Originally recorded on August 22, 2019.
Smithsonian curator Ariana A. Curtis highlights the importance of non-white narratives in museums, speaking from her experience as a museum curator and as an Afro-Latina and African American from Western Massachusetts.
A Fulbright Scholar, Curtis is the first curator of Latinx Studies at the Smithsonian National Museum of African American History and Culture. She is responsible for museum research and collections related to U.S. Latinx, U.S. Afro-Latinx, African American & Latinx, African Diaspora, and African American migration to and engagement in Latin America.
“Marginalized racial, ethnic and gendered identities do not deserve recognition because one person poked a hole in a racist and patriarchal system to become the first woman, the first black person or the first Latina,” Curtis said. “Our everyday experiences belong as part of our national narratives because we exist.”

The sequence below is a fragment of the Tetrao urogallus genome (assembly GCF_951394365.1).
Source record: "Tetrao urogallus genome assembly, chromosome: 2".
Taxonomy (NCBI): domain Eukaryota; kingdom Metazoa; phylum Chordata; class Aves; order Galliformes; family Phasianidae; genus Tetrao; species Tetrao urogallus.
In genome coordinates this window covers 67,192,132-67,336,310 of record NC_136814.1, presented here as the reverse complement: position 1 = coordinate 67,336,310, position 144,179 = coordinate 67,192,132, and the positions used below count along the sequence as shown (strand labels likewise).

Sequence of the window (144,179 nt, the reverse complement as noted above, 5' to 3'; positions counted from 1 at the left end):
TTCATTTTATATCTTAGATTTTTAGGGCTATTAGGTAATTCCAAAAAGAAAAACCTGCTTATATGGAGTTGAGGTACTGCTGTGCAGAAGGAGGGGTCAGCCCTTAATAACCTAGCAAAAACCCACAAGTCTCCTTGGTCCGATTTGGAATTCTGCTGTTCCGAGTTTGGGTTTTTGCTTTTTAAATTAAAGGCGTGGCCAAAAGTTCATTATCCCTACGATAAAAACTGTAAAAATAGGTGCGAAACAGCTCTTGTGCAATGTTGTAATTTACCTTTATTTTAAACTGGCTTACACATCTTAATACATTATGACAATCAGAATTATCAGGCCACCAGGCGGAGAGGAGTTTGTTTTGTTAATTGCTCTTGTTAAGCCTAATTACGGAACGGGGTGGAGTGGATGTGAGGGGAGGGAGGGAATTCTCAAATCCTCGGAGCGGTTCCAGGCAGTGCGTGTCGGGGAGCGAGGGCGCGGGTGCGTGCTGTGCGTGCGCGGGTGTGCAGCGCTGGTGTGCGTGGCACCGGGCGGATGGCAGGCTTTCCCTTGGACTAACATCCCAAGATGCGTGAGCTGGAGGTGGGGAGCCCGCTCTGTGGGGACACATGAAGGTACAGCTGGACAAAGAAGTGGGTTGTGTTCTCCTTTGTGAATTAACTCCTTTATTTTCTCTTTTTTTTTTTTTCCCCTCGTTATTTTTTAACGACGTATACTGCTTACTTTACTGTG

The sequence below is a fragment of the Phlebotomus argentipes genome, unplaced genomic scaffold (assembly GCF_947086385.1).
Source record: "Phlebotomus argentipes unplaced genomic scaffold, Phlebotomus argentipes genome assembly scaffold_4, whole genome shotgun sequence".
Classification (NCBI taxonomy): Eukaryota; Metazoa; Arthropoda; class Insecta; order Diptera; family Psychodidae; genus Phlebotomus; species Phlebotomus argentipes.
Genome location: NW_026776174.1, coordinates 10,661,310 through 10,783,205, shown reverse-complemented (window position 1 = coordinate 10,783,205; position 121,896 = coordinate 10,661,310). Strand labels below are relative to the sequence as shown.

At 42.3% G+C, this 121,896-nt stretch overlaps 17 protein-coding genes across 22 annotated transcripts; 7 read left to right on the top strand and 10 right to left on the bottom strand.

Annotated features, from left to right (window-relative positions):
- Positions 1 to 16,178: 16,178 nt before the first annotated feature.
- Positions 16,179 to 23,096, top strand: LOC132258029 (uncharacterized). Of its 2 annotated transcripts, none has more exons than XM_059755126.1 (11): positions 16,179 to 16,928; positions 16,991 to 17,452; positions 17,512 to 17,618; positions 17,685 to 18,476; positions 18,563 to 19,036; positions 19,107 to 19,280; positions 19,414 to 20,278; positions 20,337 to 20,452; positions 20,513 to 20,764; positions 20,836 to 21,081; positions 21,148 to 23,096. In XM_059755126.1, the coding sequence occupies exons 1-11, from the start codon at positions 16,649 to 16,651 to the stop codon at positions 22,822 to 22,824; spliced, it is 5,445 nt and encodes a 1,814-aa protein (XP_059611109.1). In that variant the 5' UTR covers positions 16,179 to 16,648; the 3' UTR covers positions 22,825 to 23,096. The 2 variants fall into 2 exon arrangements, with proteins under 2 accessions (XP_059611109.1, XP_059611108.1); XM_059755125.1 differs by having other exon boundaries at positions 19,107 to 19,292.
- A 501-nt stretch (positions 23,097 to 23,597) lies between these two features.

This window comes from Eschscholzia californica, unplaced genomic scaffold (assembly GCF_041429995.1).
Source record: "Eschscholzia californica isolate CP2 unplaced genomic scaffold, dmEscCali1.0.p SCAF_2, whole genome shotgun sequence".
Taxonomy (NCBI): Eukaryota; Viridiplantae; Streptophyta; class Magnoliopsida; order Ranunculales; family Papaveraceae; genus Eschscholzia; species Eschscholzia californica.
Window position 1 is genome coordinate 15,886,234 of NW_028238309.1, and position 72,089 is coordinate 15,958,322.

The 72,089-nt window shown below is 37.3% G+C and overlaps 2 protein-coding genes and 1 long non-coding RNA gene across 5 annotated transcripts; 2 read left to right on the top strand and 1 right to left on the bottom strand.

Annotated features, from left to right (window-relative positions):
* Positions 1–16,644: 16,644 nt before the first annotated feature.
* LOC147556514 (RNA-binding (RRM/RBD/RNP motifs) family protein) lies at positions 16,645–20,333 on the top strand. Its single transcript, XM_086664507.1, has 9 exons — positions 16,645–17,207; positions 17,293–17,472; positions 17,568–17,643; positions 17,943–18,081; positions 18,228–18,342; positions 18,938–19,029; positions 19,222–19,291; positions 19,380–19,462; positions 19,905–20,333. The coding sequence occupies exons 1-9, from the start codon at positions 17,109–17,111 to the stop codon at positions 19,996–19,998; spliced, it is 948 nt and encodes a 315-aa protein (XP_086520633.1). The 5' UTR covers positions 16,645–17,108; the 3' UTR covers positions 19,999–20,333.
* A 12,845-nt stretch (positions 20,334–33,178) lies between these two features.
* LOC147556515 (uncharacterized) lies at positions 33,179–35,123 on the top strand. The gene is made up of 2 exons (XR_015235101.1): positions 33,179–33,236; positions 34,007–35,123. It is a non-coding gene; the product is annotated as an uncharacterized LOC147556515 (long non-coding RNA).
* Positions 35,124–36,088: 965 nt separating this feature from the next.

About Chautauqua Institution: Chautauqua Institution is a community on the shores of Chautauqua Lake in southwestern New York state that comes alive each summer with a unique mix of fine and performing arts, lectures, interfaith worship and programs, and recreational activities. As a community, we celebrate, encourage and study the arts and treat them as integral to all of learning, and we convene the critical conversations of the day to advance understanding through civil dialogue. CHQ Assembly is the online expression of Chautauqua Institution's mission.